Question Router "Disappeared" After Reconfiguration / New IP Address

Dec 13, 2020
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I know this is a common problem because I Googled "Can't Access Router After Changing IP Address" and saw lots and lots of different and bewildering answers. But I'm open to any advice I can get.

My primary router is a TP-Link AC1750/Archer C7. It has excellent range, but I decided to expand WiFi reach by repurposing an old TP-Link N600 (WDR 7500) router as a wireless access point using the same SSID.

I very precisely followed the step-by-step instructions from TP-Link, as seen at www.tp-link.com/us/support/faq/417/ on how to set up the router as a WAP, among them:
  • Connecting the old router via Ethernet cable between LAN ports
  • Turning off DHCP on the old router
  • Setting the old router to the same SSID but a different IP address, etc., following exactly this instruction:
If the DHCP of your main router is 192.168.2.100 – 192.168.2.199 then you can set the IP of the TP-Link N router to 192.168.2.X (X should be outside your main router's DHCP range), like 192.168.2.11.

After finishing up and properly restarting the router (a few times in fact), the N600 was operating beautifully as an ethernet switch and WAP on two bands.

The only issue is that, when I connect directly on either of two computers via ethernet to a LAN port and try to hit the router's new IP address (192.168.2.11), neither computer can "see" it. I get Page Not Found.

The main router, a TP-Link AC1750 Archer C7 (v2) resides at 192.168.0.1 with subnet mask of 255.255.255.0.

Is there a simple fix for one of the attached computers that will allow it to find the "new WAP" at its new IP address?

Thanks for any advice.
 
Last edited:

RealBeast

Titan
Moderator
And that is exactly what should happen since the new AP router is on a different subnet from the main router.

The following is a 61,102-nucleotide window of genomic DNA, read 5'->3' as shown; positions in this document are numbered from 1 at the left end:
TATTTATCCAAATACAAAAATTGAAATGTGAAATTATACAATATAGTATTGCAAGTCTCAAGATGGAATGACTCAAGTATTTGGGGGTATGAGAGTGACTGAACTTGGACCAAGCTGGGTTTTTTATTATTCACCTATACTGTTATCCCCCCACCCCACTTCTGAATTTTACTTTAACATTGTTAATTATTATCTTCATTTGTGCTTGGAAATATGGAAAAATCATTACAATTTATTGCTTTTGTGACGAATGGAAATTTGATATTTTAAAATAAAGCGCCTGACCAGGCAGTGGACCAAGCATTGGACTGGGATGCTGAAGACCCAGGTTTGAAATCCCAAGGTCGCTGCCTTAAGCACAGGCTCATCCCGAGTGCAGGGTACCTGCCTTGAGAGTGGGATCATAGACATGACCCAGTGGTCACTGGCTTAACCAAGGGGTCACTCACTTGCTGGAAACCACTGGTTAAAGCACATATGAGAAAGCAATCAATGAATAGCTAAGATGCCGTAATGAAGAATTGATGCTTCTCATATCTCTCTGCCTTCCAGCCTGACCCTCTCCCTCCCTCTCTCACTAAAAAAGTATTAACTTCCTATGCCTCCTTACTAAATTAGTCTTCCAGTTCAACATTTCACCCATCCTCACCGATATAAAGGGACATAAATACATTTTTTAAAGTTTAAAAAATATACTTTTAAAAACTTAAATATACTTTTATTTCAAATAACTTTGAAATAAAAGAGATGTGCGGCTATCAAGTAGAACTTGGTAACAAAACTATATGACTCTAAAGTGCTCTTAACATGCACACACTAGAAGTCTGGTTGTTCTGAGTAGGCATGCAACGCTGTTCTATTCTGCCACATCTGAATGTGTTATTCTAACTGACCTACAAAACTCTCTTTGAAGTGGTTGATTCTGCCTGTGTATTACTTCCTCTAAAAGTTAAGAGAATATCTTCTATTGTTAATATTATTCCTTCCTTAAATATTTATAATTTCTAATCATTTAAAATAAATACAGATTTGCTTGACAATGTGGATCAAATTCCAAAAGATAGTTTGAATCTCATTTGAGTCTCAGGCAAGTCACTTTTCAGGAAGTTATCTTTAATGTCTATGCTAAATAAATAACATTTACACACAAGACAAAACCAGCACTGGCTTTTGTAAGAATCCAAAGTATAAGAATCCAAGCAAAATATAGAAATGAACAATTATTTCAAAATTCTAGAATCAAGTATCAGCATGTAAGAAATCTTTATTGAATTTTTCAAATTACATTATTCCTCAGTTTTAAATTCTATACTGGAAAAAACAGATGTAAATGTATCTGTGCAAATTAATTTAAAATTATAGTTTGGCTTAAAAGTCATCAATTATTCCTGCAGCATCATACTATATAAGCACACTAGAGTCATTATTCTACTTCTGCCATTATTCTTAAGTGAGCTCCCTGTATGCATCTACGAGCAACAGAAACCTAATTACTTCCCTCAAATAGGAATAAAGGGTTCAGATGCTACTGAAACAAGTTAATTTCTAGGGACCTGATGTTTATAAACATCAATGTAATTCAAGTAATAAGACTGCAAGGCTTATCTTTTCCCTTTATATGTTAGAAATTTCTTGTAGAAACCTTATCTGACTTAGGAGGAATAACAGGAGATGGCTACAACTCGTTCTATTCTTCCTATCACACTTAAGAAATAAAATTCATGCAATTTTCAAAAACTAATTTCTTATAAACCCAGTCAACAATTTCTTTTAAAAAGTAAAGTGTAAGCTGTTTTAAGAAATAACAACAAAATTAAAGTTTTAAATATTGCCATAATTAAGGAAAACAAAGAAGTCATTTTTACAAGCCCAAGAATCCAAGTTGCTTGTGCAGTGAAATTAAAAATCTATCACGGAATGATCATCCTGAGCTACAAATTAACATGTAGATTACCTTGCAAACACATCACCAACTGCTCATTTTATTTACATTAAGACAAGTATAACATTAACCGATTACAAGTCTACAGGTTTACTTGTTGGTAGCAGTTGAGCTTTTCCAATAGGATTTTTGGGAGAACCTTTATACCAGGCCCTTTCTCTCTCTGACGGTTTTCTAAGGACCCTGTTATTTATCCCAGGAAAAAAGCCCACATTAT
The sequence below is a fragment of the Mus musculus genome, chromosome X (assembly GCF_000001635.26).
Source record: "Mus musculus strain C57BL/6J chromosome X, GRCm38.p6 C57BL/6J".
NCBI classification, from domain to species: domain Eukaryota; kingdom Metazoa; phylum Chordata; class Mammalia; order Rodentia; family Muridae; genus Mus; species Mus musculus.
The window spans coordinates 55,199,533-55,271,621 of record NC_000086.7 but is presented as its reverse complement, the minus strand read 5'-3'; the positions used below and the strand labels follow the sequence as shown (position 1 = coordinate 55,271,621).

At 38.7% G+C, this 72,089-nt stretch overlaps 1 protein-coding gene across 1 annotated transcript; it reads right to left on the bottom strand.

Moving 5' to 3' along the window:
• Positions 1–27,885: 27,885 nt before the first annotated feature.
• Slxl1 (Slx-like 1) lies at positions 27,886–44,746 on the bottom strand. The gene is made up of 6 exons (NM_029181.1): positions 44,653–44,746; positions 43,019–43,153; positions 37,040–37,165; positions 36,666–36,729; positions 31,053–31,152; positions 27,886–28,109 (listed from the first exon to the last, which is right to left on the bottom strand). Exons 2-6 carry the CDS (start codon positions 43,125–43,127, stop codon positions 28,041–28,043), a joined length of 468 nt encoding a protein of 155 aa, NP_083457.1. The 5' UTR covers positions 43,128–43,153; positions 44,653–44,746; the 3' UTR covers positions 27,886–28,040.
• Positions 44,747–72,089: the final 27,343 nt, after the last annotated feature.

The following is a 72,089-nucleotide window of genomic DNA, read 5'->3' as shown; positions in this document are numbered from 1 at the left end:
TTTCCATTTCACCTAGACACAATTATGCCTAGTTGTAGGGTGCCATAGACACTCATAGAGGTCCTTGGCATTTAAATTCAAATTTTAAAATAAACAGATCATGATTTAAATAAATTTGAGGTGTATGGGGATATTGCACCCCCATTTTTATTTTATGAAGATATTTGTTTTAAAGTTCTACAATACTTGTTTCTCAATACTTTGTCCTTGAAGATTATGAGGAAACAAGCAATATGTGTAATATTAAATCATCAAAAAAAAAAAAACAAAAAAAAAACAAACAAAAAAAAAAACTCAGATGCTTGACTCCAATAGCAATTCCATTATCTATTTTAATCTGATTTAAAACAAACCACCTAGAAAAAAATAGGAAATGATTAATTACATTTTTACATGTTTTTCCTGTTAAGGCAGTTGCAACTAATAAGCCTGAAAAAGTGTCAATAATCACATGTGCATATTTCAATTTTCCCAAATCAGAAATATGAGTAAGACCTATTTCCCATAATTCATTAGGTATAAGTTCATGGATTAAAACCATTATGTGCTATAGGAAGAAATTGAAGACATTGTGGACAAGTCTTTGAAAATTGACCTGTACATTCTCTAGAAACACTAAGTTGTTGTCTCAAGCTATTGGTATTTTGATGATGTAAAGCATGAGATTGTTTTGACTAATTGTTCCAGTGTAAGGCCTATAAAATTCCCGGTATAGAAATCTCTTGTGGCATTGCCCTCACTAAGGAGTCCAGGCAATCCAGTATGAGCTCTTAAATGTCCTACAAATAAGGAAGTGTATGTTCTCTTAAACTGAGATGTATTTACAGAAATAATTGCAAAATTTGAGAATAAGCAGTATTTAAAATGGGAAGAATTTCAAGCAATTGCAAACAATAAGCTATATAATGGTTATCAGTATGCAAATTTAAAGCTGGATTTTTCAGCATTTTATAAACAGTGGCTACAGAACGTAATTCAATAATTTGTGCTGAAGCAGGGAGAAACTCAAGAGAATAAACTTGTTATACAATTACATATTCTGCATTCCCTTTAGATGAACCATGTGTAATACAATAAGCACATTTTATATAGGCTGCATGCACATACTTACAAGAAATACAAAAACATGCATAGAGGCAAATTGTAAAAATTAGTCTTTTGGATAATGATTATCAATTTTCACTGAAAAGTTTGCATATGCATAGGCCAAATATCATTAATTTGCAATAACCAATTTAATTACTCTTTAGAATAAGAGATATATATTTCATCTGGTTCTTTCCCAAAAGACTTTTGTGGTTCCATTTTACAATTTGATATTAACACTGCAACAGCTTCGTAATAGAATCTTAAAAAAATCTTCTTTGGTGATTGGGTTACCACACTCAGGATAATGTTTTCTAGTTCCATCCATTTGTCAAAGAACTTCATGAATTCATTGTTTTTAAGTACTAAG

Do you want everything on the same network, or two separate?

If same, then the AP router needs an address of 192.168.0.x where x is not 1 or an address in the DHCP assignment range of the main router, i.e. a static address.

If different use the WAN port and set a gateway address to 192.168.0.1, set the AP address to 192.168.2.1 and turn on DHCP.
 

Ralston18

Titan
Moderator
Regarding:

"The only issue is that, when I connect directly on either of two computers via ethernet to a LAN port"

You mean LAN ports on the N600 - correct?

If I follow correctly, the N600 should have a static IP of 192.168.0.11 with a wired connection of Main router [LAN] to [LAN] N600

The other two computers are getting their IP addresses via the main router.

And 192.168.0.11 should be reserved on the main router via the N600's MAC.
 
Dec 13, 2020
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10
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Do you want everything on the same network, or two separate?

If same, then the AP router needs an address of 192.168.0.x where x is not 1 or an address in the DHCP assignment range of the main router, i.e. a static address.

If different use the WAN port and set a gateway address to 192.168.0.1, set the AP address to 192.168.2.1 and turn on DHCP.
The answer is "Yes," I'm happy to keep everything on the same network, assuming that modern devices like my new laptop or iPhone 8 will not have problems roaming between the main router (downstairs) and the new AP router (upstairs).

The main router's DHCP range is 192.168.0.100-199. Sounds like I should do a hard reset on the N600 so that I can access it again using the factory default login, and then set the IP address to 192.168.0.11 (to Ralston's suggestion).

The answer to Ralston's question is "Yes," I meant that the two routers are connected via Ethernet cable LAN to LAN.

Thanks both for the help.
 

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